So are gullible journalists like me about to be disappointed again? It’s possible, but this time feels different. Waymo and Cruise are already running driverless commercial services, so they have a much better idea of what’s required than they did in 2018. I expect to see significant expansion over the next year or two—though it’s certainly possible they won’t meet their aggressive growth targets.
The challenges they’ll face in the next phase of the expansion will be different than those they faced in the past. Until now, Waymo and Cruise have been almost exclusively focusing on safety. Now they need to figure out how to turn a profit—without compromising safety in the process. That won’t be easy, but it seems doable.
When in doubt, hit the brakes
On March 18, 2018, a prototype Uber self-driving car slammed into Elaine Herzberg as she walked her bike across a road in Tempe, Arizona. First and foremost, Herzberg’s death was a tragedy for her family. But it was also a catastrophe for Uber’s self-driving project and a turning point for the broader self-driving industry.
Uber’s self-driving division never really recovered from the crash, and Uber sold it off in 2020. The rest of the industry vowed not to repeat Uber’s mistake. This focus on safety explains a lot about the evolution of the industry over the last five years.
During the industry’s early years, every self-driving vehicle had a safety driver behind the wheel. If a car encountered a situation it wasn’t sure it could negotiate safely, it would signal to the driver to take over.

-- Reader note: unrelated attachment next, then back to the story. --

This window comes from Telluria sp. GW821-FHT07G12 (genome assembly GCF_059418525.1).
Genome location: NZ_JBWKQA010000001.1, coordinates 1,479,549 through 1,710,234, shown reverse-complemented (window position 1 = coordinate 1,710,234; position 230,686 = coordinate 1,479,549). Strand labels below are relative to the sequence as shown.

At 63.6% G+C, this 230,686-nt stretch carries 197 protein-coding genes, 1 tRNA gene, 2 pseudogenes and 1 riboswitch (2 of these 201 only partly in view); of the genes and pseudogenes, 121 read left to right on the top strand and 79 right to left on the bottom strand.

Once cars went fully driverless, this was no longer an option. Instead, when a Waymo or Cruise vehicle encounters a situation it isn’t sure how to handle, it will slow down and stop. Sometimes, the situation will resolve itself and the car can move again on its own. Otherwise the vehicle phones home and asks for remote guidance.
This strategy works well in the suburban, residential Phoenix neighborhoods where Waymo started out. Streets there are wide and well-marked, speed limits are low, and there are few cars or other obstacles.
But it doesn’t always work well in more complex environments. Some urban neighborhoods are so crowded and chaotic that self-driving cars encounter tricky situations all the time. These neighborhoods can leave self-driving cars nearly paralyzed, inching forward at a slow and unpredictable pace. This isn’t necessarily dangerous, but it can be very frustrating for others on the road. Stories about Waymo and Cruise vehicles causing traffic jams are a staple of local media in both Phoenix and San Francisco.
I believe this is why Waymo first launched its service in suburban Phoenix, and why the company’s early tests in San Francisco excluded the high-density neighborhoods in and around downtown. Cruise pursued a similar rollout strategy for its driverless vehicles, initially offering service in residential neighborhoods in the northwest corner of San Francisco.
But as I argued last year, this creates an economic problem for these companies. Airports and urban downtowns are two of the most popular destinations for taxi riders. More generally, more crowded and chaotic places tend to be places where demand for taxis is high because these tend to be precisely the places where parking is scarce.